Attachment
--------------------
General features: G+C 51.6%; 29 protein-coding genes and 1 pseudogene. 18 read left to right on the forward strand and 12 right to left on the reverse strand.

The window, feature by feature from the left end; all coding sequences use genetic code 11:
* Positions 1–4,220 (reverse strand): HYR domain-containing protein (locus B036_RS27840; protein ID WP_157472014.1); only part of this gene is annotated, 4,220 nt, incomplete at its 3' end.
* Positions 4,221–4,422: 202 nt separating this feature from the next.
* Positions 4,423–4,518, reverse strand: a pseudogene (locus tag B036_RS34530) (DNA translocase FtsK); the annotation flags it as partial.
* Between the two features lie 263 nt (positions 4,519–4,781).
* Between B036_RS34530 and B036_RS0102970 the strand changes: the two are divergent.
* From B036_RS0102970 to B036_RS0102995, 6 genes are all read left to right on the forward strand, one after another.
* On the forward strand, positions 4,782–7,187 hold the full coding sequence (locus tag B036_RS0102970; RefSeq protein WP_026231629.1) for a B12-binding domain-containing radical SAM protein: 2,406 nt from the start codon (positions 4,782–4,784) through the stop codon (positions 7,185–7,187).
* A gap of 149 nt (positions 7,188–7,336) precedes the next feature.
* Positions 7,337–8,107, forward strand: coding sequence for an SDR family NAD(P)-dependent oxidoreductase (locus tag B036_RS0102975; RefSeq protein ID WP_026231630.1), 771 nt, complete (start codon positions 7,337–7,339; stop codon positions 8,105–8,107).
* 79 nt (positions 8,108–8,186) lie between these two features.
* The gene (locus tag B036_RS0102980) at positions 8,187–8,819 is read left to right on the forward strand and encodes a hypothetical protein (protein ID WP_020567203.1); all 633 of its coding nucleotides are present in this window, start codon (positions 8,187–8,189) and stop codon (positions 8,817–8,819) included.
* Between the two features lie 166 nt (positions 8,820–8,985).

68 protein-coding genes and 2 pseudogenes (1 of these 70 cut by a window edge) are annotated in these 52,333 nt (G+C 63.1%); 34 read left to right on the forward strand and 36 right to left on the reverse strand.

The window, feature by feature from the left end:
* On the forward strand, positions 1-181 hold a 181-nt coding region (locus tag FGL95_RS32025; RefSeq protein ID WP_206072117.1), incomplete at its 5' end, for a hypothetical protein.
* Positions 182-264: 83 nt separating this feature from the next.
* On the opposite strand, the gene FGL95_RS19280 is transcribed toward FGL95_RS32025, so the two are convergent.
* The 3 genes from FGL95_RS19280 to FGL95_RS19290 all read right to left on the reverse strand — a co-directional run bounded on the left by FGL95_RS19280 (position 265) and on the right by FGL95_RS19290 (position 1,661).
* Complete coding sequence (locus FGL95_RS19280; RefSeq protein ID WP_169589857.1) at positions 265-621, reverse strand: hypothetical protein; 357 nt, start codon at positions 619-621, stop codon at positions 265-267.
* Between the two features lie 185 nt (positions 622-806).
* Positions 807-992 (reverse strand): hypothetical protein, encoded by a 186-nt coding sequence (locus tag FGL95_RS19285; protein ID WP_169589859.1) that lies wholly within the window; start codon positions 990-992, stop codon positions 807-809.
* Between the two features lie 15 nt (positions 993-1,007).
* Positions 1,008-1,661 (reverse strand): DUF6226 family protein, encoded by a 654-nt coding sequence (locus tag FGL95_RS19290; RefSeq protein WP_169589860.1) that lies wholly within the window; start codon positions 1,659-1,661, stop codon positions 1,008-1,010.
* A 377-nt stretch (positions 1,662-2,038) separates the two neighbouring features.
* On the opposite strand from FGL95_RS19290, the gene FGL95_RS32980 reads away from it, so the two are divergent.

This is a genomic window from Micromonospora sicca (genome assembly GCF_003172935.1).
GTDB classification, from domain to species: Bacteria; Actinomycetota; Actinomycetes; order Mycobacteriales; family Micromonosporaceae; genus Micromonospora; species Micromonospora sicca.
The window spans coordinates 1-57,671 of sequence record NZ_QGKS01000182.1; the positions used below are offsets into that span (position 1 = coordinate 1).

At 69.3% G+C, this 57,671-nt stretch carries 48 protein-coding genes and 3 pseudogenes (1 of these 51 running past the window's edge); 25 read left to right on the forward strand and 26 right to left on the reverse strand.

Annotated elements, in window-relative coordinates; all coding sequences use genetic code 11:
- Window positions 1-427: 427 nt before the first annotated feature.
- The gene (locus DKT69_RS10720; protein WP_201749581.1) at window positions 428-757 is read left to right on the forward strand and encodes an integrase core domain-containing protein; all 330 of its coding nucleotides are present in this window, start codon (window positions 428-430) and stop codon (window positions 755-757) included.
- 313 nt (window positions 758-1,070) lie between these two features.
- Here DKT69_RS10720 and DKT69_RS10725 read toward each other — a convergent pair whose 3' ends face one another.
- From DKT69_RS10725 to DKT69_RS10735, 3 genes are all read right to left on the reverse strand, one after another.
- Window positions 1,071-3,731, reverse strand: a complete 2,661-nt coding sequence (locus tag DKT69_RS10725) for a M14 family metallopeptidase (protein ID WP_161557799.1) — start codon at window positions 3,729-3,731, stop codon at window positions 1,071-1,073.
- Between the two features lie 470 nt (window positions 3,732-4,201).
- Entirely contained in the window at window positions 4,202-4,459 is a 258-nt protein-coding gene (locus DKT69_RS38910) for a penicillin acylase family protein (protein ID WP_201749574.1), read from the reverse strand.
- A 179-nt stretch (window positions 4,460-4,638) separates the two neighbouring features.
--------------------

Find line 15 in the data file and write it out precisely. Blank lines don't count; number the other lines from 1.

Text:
68 protein-coding genes and 2 pseudogenes (1 of these 70 cut by a window edge) are annotated in these 52,333 nt (G+C 63.1%); 34 read left to right on the forward strand and 36 right to left on the reverse strand.